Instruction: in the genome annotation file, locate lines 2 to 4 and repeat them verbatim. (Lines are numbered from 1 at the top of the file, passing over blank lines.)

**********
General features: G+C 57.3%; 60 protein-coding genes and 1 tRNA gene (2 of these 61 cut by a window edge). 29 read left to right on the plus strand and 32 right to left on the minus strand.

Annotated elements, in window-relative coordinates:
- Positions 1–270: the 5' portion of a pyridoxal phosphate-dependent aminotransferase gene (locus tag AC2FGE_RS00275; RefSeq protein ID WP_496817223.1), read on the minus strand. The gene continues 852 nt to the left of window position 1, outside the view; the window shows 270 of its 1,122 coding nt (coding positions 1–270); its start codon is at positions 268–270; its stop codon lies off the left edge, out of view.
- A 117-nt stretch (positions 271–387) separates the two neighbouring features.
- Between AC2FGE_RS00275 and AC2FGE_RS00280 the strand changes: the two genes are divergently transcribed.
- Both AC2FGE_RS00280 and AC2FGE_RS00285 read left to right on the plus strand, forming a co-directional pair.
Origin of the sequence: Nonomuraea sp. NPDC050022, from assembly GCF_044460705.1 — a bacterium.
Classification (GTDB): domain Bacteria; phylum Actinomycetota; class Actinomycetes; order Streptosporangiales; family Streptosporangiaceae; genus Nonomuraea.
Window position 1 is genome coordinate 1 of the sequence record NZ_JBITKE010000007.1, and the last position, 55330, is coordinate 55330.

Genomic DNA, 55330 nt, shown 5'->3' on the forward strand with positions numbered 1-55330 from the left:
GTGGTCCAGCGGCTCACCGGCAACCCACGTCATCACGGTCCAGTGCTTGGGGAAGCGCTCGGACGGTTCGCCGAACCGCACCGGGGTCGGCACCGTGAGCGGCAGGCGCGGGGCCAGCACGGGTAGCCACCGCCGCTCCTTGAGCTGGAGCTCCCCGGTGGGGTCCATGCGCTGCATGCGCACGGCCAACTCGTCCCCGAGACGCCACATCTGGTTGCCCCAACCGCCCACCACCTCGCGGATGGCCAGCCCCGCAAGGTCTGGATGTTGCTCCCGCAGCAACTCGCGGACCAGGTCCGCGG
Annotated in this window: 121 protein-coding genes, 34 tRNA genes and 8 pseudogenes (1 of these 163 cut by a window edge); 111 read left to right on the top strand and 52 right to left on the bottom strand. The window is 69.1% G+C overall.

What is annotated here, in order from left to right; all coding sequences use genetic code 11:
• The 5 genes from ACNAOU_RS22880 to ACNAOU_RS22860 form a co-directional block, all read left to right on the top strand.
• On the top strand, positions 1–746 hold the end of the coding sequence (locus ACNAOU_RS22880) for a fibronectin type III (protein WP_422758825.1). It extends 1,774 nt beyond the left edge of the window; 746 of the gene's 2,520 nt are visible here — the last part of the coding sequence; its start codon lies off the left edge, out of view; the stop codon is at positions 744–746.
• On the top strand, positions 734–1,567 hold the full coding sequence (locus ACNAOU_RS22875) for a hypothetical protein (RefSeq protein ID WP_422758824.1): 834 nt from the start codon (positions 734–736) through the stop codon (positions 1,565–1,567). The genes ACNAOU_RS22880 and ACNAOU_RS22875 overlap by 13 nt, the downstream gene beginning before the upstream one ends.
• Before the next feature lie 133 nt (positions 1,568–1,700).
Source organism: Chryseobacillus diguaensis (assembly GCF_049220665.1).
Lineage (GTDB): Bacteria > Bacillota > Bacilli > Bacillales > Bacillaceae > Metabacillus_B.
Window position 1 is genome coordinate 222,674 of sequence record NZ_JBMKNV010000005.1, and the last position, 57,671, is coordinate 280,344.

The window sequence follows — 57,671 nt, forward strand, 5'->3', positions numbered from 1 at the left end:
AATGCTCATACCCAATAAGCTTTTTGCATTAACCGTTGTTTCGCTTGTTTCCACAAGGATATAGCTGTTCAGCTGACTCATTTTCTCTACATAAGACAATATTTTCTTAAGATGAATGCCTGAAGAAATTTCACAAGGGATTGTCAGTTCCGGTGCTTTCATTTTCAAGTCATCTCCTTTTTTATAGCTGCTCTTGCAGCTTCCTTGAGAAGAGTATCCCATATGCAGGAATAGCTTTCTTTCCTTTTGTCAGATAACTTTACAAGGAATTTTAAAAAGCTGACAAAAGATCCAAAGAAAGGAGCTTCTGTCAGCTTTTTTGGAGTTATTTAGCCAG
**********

Annotated elements, in window-relative coordinates:
- Positions 1–270: the 5' portion of a pyridoxal phosphate-dependent aminotransferase gene (locus tag AC2FGE_RS00275; RefSeq protein ID WP_496817223.1), read on the minus strand. The gene continues 852 nt to the left of window position 1, outside the view; the window shows 270 of its 1,122 coding nt (coding positions 1–270); its start codon is at positions 268–270; its stop codon lies off the left edge, out of view.
- A 117-nt stretch (positions 271–387) separates the two neighbouring features.